This is part of an ongoing special series when 1-2 Korean learners/bloggers each week are invited to share their Korean learning journey! It will be nice if you can leave a comment after reading! ^^ To participate in the series, check out this post. Check out previous entries HERE.
About the Author:
The author is born the same year as Shanna so we’re friends! The author is currently studying in SIM RMIT and is actively learning Wei Qi as a hobby. Wei Qi is a popular game in Korea so that is his link to Korea other than Kpop
I was first exposed to the Hallryu wave in secondary school, with the advent of Stairway to Heaven, BoA. However, they had always been there, just a side note in my life.
As I had a spare time during army, I decided to watch Korean dramas to pass time. Also, I was introduced to Girls’ Generation by chance. As most people could conclude,
Army boys + Girls’ Generation = Chaos.
Yea, so I was crazy about them for awhile. Then I had a dream, I had a date with all of them. (Bear with me, I know that sounds crazy) All I could do in my dream was smile and converse with Jessica and Tiffany who were native English speakers. What about the rest of them? I liked them as much, but I could not speak, I could only smile and stare. It was a serious handicap.
Waking up with such a strong feeling of handicap, I decided to embark on a Korean language journey.
“I can do anything if I want to badly enough”
Phase 1: Practice hard and use a workbook.
I went down to Kinokuniya to purchase a textbook for self-studying. (At that point, I had not discovered TTMIK, so it was kind of a downer when I found out about it later). I had a strong ability to comprehend materials so I’m quite confident when reading. But the most important about part about studying isn’t the reading, it is the application.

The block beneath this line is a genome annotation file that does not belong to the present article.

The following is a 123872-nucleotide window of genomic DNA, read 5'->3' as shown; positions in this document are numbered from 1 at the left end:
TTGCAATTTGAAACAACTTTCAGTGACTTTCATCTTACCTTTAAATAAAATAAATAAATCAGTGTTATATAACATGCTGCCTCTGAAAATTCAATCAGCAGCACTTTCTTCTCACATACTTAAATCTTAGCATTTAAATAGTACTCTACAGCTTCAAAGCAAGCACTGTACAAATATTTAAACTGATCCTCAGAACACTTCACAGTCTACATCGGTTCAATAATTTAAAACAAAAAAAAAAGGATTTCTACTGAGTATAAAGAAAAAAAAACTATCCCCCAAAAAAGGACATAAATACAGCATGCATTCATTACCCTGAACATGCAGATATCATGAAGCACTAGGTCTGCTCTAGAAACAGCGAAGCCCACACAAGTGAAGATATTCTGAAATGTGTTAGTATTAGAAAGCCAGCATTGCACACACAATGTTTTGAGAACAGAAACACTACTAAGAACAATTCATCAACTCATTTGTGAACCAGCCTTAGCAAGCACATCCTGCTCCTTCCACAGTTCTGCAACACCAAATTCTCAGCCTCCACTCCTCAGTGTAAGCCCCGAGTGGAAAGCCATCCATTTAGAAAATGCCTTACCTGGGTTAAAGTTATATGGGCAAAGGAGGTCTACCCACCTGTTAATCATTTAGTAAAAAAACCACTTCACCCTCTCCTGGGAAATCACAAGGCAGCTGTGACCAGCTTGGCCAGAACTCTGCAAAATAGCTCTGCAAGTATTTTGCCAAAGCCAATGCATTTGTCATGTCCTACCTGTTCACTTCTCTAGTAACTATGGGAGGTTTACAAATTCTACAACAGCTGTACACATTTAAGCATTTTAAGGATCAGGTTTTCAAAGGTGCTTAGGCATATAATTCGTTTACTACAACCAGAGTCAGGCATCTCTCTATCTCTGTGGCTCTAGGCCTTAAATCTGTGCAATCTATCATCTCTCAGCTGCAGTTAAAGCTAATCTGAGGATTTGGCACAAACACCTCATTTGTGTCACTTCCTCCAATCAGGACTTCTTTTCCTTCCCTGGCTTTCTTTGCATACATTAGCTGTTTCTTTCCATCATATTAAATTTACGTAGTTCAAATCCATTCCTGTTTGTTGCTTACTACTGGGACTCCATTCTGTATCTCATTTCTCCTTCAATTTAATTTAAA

“Are you able to apply what you have learnt?” I thought it was most important that I had a workbook, so I bought one and started working on it, like crazy.
I learnt grammar structures and tried to fit different words in them. First with simple words, then complicated ones and then try to twist the sentence structure to see if it made sense in any other way. I spent many hours playing with that and soon it became imprinted. Then I tried out more, practice makes perfect.
Phase 2: Visit to Korea
What better way to expose yourself to Korean culture than going to Korea?
My first trip to Korea was with my family. I had a lot of fun, experiencing Korea on a guided tour and trying to read the hangul on the streets. It definitely helped when I could converse a little with the tour guide and knew the basic phrases of how to get around.
If you’ve been to Korea, you’ll probably encounter this phenomenon, which is the Koreans have a tendency to over-react when they learn that you are trying to learn Korean. I mean, I swear, the look on their face! It just fuels your passion to study harder.
Phase 3: I have a Korean friend
I have the luxury of having a close Korean friend. I turn to her when I have questions about Korea, the language and the culture. She is my main source of learning and vice versa as she tries to understand more about Singapore through me. We are quite close but it always turns out awkward when I try to squeeze Korean phrases into the conversation. She’ll correct me and teach me more. That’s great for learning.
Then there’ll be some stuff that she cannot explain as it is more innate, and then I’ll just accept it. Half of the fun of learning a new language is accepting things that I did not understand, nothing it perfect! Slowly, I built my image of Korea into a fairytale and as I conversed more, I added more colour to this city in the clouds.
Phase 4: Start studying everyday phrases
It came to the point where I thought I knew a substantial amount of Korean, but then I knew nothing at all.
Try saying this in Korean:
A:Let’s watch a movie.
B: Sure! What do you like? Comedy? Romance? Action?
A: Of course “Action”. I don’t want to fall asleep in the theatre.
B: Oh my god? Do you snore?
A: I don’t think I want to watch a movie with you anymore.
B: Hey come on! I was just joking!
I always got stuck moving beyond the factual statements. The playfulness, the nuances were all lost when I tried to translate it to Korean. I needed help.
I drew up similar conversations in English and tried to get their Korean equivalents. At this point, listening to Korean songs and watching Korean drama helped a great deal. Having Shanna and Korean friends helped too!
———————– 끝 ———————–
So… so far I’ve been to Korea 3 times. I’ve made a lot of friends and keep in touch with them through Kakao Talk almost every other day. It is really useful that they are either trying to learn Mandarin or English so there is some common ground. It allows you to have room for error and experimentation. We have a lot of fun together!
I hope you do well in your Korean studies!